Quick visit to Sweden to check the house is still there and do some work on the Eindecker build.
YES! I’m finally building an aircraft. It’s an Eindecker, just like the one in Scotland. But this one is a little bit smaller.
There IS an Eindecker replica at the airfield in Sweden, it belongs to the Siljan Flying Circus and has not flown yet:
The Nieuport replica behind the Eindecker HAS flown, as part of the Flying Circus display several years ago. It’s parked up in the hangar at the moment…note the ingenious use of wooden block under one of the wheels to tilt the whole aircraft and get the wings to fit over the tail of the Eindecker, which has had its rudder removed. Both aircraft sit under the wing of Toffe’s Luscombe, which shows the dayglo markings required for flying in the “Mountainous Area” – there are other stipulations such as survival equipment but the main one is high visibility markings on the aircraft to aid Search and Rescue. Luckily the airpark is outside the mountainous area so we didn’t have to carry all the stuff on our long trip to Sweden a few years back.
One reason for the Nieuport being out of action is that the tail skid is broken. It should be an easy fix though as both aircraft have tailskids featuring an ice hockey stick as the main component!
The Eindecker I am building is much much smaller – and it is taking a long time. I got a balsa wood kit for my birthday a few years ago, and do a little work on it each time we visit:
With an average of 10 days a year spent on the kit so far, it will take just as long to complete as a full size kit!
It’s that time of the year. It’s cold outside and effin freezing in the hangar, especially when sitting still or lying on the cold concrete looking up trying to locate the source of a really slow but persistant fuel drip from a fuel tank. I have the fuel tank sealant ready for action but it needs a temperature of 20 degrees to work properly so we might wait a bit…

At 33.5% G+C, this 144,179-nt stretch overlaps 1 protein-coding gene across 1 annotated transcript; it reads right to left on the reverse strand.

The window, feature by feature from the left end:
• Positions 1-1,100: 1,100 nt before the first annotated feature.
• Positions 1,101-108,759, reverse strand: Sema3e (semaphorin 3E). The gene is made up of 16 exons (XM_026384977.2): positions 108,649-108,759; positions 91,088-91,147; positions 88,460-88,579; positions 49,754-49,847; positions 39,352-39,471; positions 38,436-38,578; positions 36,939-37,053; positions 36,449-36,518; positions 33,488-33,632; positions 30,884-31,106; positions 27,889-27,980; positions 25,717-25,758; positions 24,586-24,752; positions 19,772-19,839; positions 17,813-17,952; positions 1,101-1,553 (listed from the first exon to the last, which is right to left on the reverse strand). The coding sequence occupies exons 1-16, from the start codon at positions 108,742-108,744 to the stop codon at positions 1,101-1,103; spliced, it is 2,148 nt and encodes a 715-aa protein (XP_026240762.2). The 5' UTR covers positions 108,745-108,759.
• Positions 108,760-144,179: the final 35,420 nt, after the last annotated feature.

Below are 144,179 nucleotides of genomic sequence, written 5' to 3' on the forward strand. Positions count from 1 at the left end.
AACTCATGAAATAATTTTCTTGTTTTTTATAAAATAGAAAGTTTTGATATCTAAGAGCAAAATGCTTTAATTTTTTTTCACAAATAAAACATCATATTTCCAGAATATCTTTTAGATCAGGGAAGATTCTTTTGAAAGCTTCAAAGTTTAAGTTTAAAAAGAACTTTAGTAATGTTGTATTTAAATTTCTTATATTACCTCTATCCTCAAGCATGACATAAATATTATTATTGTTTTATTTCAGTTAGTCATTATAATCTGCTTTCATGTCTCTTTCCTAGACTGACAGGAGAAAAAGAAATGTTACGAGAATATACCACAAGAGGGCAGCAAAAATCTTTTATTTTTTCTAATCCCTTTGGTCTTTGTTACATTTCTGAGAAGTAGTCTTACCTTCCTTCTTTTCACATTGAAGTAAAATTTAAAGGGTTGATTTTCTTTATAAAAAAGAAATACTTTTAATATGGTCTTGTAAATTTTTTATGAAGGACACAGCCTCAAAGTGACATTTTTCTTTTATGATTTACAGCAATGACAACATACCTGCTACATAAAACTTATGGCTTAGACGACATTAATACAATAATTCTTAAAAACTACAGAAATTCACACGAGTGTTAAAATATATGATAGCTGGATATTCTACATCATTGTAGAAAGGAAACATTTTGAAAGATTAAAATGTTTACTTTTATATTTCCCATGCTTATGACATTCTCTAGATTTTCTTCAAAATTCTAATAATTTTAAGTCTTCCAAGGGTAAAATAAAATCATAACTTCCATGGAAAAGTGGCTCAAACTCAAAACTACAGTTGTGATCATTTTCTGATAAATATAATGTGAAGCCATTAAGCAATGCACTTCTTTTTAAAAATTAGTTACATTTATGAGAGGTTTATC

In the meantime the Eindecker needs a bit of work. Readers will remember when I took the old radio out and fixed the battery charging problem (a wire had come loose at the back of the ignition switch).
To do those tasks I had to take the instrument panel off. The only problem is that the mounting screws are underneath the leather trim around the cockpit, so that had to come off too. Here it is in its “unfurled” condition, with the foam padding (pipe insulation) on the starboard wing:
Workplace preparation is essential for the smooth completion of any maintenance task, it says here. So the replacement laces were laid out within easy reach ready to be installed:
Sadly I couldn’t find any “Eindecker cockpit coaming securing lace (200cm)” at Light Aero Spares or on ebay, so I grabbed several packets of the longest bootlaces I could find in Tesco and ended up tying them together as I went along.
Starting at the back left corner it was easier than I remembered:
Working round the front I noticed a problem with the throttle cable, and made a mental note to come back to that afterwards. Note the leather throttle handle, the unit itself was 3D printed by the previous owner during a refurbishment:
And finally, the completed job, looking good again:
The throttle cable mounting had come loose, which meant that the last bit of throttle movement was flexing the throttle cable rather than transmitting the movement to the butterfly in the carburettor, and with the throttle fully forward the engine would not have been producing full power. All secure and fixed now, ready for the weather to improve, the evenings to lengthen and the winds to die down a bit. Evening patrol season is coming!